Get Started with Docker - Part 2a: Raspberry Pi Install Guide

Get Started with Docker - Part 2a: Raspberry Pi Install Guide
Logos Property of Raspberry Pi & Docker

Running Docker is pretty straightforward on Linux and makes using a Raspberry Pi, in my opinion a lot easier. It's really helpful when trying to squeeze out every last bit of performance from the lil computer that can.

If you're looking to install this on Windows then click the link below for our Windows Setup Guide : "Get Started with Docker - Part 2b: Windows Install Guide"
Get Started with Docker - Part 2b: Windows 11 Install Guide
Easily install Docker Desktop & WSL 2 on Windows 11 with our step-by-step guide. Start using Docker containers on Windows in no time at all

Personally, I’ve found Raspberry Pi OS to be most the stable distribution when using the Pi. You can of course use your preferred Linux flavour like Ubuntu, Fedora etc as the operating system for your Pi.

In this guide, we'll install Docker onto a Raspberry Pi 4B 4GB using Raspberry Pi OS.

We're going to:

  • Update your Raspberry Pi and Raspberry Pi OS Linux
  • Install Docker and all it’s required components using the convenience script
  • Install Docker Compose
  • Add your Pi user to the Docker group
  • Test the installation with your first test Docker Container


If you want to know how to "Set up Your Raspberry Pi with Rasperry Pi OS" then check out the below Beginner's Guide to Get Started and then you can continue along with the rest of the guide below.
A Beginner’s Guide to Setting Up Your Raspberry Pi 4
Looking to get started with the Raspberry Pi 4. Choosing, buying and setting up your Pi can be tricky but we’re here to make it easier

Using GUI or SSH?

In my case I like to use SSH to connect from another machine, as it uses less resources than the GUI.

Using SSH means you don't have to have a monitor plugged into your Pi to run commands which can help devices like the Pi Zero.

You’re welcome to use the commands in this guide either in the terminal using the GUI, or connecting via SSH.

This guide will also assume that you've connected to your Pi using SSH once already and know it's IP address or can find it.


The Beginner's Guide walks you through how to find your Pi's IP address if you need a refresher or are unsure.

First, let's make sure the Pi's updated.

The example IP address for the Pi in this guide, is but yours will probably be different so please replace that below as needed.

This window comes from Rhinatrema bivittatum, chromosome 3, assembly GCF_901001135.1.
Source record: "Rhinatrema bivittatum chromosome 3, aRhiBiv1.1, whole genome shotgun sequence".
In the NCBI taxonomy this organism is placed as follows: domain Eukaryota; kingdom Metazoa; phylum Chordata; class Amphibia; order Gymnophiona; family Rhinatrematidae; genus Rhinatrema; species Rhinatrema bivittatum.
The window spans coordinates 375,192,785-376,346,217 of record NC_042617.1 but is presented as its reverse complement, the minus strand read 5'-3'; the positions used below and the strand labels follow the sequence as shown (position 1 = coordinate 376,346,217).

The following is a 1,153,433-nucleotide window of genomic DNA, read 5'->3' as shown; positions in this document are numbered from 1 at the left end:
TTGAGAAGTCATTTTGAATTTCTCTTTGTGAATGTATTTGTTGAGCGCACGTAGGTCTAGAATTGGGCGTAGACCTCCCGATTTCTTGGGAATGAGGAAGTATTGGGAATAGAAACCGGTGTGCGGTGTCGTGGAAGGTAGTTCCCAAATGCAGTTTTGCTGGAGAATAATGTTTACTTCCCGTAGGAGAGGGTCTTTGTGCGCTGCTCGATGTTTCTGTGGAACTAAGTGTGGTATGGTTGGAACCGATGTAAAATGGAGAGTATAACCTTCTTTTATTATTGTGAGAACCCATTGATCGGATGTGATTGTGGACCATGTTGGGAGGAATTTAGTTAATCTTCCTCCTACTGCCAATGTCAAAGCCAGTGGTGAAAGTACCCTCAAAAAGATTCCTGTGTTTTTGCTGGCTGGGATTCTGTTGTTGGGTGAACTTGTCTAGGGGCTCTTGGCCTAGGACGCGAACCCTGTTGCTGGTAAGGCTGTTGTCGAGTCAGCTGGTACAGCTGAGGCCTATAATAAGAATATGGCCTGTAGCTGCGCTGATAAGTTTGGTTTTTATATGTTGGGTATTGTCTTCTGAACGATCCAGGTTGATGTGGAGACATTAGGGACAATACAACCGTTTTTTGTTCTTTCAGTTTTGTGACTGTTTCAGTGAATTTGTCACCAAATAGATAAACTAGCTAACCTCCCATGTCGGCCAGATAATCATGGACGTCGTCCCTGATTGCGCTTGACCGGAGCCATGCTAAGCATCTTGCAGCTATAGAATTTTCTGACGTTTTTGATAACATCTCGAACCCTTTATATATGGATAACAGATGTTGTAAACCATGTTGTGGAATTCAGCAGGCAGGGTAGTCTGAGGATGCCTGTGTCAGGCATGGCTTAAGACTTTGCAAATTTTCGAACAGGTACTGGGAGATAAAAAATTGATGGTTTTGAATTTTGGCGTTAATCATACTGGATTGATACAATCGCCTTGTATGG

We're also going to be using the username pi in this guide but if you've changed yours then please replace it for the username as needed to.

Update Your Pi


  • Connect to your Pi using SSH
  • Open up Windows Terminal and enter the below with your username and IP Address
ssh [email protected]
  • You'll then be prompted for your password to login.
  • Run an update and upgrade on the Pi using the sudo command below
sudo apt-get update && sudo apt-get upgrade
  • This will take a few minutes depending on your internet connection and the last time your Pi was updated.
  • Type "Y" and Press Enter to continue and install the updates.
  • Installing the updates will take a lot longer than checking for them so this is the perfect time to grab a coffee and come back later.
  • Once updated you'll come back to the command line.

  • Type the below command to reboot your PI to commit the updates, wait for it to start back up and connect again by using SSH for the next step.

sudo systemctl reboot
Please Note: If your Pi hangs, become unresponsive and doesn’t reboot here. Then you may need to disconnect the power cable from the back of the Pi, wait about 15 seconds and reconnect it. This will power cycle the Pi and shouldn’t damage anything but may be the only way to get it to fully reboot as a last resort.

Install Docker

Docker on Raspberry Pi OS is officially supported and that means we can use an install script to automate most of the setup, provided by Docker.

  • Once you've updated and rebooted then connect back to the Pi using SSH
  • Credit to this article from PiMyLife for the suggestion of piping the script directly into the terminal using the below one liner.


  • I'd also suggest adding on the sudo command at the beginning as I've had some issues with the curl command failing to download on an Azure Ubuntu VM installation.